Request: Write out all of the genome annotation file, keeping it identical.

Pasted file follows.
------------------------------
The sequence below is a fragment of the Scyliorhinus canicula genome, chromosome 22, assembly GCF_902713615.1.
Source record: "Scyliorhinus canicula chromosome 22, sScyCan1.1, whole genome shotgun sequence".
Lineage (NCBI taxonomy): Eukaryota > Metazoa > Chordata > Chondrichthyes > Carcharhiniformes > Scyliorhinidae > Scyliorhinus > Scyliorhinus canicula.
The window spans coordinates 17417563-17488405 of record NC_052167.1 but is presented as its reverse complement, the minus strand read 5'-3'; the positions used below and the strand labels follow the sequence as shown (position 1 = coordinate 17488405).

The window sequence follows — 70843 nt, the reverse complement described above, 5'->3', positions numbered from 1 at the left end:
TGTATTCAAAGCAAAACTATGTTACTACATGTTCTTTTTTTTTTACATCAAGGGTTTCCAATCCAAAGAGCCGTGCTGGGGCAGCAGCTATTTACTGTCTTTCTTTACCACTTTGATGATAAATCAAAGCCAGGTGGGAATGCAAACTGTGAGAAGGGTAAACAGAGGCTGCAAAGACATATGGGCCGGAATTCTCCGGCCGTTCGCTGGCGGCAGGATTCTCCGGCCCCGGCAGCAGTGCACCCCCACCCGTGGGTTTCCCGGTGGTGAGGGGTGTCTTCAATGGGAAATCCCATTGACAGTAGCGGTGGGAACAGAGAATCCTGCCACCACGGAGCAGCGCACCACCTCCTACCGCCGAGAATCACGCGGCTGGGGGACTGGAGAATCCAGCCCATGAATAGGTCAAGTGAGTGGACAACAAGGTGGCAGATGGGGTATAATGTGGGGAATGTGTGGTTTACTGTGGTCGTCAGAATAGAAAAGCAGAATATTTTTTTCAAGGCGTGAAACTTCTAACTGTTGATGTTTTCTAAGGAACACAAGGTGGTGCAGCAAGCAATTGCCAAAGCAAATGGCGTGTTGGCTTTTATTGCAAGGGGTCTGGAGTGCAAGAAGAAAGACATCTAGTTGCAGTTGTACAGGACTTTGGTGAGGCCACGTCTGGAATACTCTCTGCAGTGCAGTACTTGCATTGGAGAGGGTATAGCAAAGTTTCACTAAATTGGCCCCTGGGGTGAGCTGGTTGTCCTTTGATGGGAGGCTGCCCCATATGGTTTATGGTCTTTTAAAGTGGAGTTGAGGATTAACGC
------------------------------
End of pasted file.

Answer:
The sequence below is a fragment of the Scyliorhinus canicula genome, chromosome 22, assembly GCF_902713615.1.
Source record: "Scyliorhinus canicula chromosome 22, sScyCan1.1, whole genome shotgun sequence".
Lineage (NCBI taxonomy): Eukaryota > Metazoa > Chordata > Chondrichthyes > Carcharhiniformes > Scyliorhinidae > Scyliorhinus > Scyliorhinus canicula.
The window spans coordinates 17417563-17488405 of record NC_052167.1 but is presented as its reverse complement, the minus strand read 5'-3'; the positions used below and the strand labels follow the sequence as shown (position 1 = coordinate 17488405).

The window sequence follows — 70843 nt, the reverse complement described above, 5'->3', positions numbered from 1 at the left end:
TGTATTCAAAGCAAAACTATGTTACTACATGTTCTTTTTTTTTTACATCAAGGGTTTCCAATCCAAAGAGCCGTGCTGGGGCAGCAGCTATTTACTGTCTTTCTTTACCACTTTGATGATAAATCAAAGCCAGGTGGGAATGCAAACTGTGAGAAGGGTAAACAGAGGCTGCAAAGACATATGGGCCGGAATTCTCCGGCCGTTCGCTGGCGGCAGGATTCTCCGGCCCCGGCAGCAGTGCACCCCCACCCGTGGGTTTCCCGGTGGTGAGGGGTGTCTTCAATGGGAAATCCCATTGACAGTAGCGGTGGGAACAGAGAATCCTGCCACCACGGAGCAGCGCACCACCTCCTACCGCCGAGAATCACGCGGCTGGGGGACTGGAGAATCCAGCCCATGAATAGGTCAAGTGAGTGGACAACAAGGTGGCAGATGGGGTATAATGTGGGGAATGTGTGGTTTACTGTGGTCGTCAGAATAGAAAAGCAGAATATTTTTTTCAAGGCGTGAAACTTCTAACTGTTGATGTTTTCTAAGGAACACAAGGTGGTGCAGCAAGCAATTGCCAAAGCAAATGGCGTGTTGGCTTTTATTGCAAGGGGTCTGGAGTGCAAGAAGAAAGACATCTAGTTGCAGTTGTACAGGACTTTGGTGAGGCCACGTCTGGAATACTCTCTGCAGTGCAGTACTTGCATTGGAGAGGGTATAGCAAAGTTTCACTAAATTGGCCCCTGGGGTGAGCTGGTTGTCCTTTGATGGGAGGCTGCCCCATATGGTTTATGGTCTTTTAAAGTGGAGTTGAGGATTAACGC